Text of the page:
A chat with Graham Stringer
Apr 10, 2010
Bishop Hill in Climate: Parliament

A few days ago I wondered how the Science and Technology Select Committee had managed to exonerate Phil Jones on several of the charges against him without actually having any evidence for the defence. Despite having previously expressed a willingness to discuss the report, committee chairman Phil Willis subsequently refused to explain this extraordinary set of circumstances.

Somewhat exasperated, I dropped a line to Graham Stringer, who, readers may remember, was the only member of the committee who seemed to have any great interest in probing for answers to the questions raised by the Climategate emails. He was also the sole dissenter from the majority opinion represented by the report.

I was very gratified to get a swift response from Mr Stringer, particularly now we are in a general election campaign. He said that he was happy to talk about the committee's findings and suggested we speak by telephone.

We spoke yesterday and I found him very engaging. He was keen to emphasise the time constraints that the committee was operating under and also the fact that several members of the committee are utterly convinced of the CAGW case, although he also said he thought that they were not dogmatic in their beliefs.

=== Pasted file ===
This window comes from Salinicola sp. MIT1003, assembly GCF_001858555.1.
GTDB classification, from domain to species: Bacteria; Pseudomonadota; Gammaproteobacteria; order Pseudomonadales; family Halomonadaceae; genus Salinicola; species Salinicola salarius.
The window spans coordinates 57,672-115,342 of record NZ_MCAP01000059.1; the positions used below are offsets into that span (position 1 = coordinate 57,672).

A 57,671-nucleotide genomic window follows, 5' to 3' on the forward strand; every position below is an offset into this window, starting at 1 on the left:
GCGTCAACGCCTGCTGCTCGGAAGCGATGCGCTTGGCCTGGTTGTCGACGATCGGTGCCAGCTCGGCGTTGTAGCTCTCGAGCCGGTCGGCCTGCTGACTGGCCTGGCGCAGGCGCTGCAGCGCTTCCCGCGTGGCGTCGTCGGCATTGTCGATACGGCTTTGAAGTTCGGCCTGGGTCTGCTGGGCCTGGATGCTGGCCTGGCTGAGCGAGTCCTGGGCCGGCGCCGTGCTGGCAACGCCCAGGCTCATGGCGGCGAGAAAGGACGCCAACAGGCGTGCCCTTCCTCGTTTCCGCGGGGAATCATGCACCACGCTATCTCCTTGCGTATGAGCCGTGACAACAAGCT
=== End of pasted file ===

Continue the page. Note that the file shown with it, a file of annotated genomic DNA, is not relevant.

I particularly raised the question of Ross McKitrick's allegation that Phil Jones had inserted into the IPCC report some statements that had no basis in the scientific literature. I came away with the impression that the committee had not specifically examined this issue, and that their exoneration of Jones was presumably therefore limited to the specific questions that they had looked at. It appears to have been a case of "if in doubt find him innocent".

Of course, innocent until proven guilty is a principle I'm sure we are all right behind, but in these circumstances Phil Willis's declaration that Jones emerged from the inquiry with his reputation intact looks less than a straightforward declaration of the truth.

It is not that Jones has been found innocent; on many of the charges he just hasn't been tried yet.

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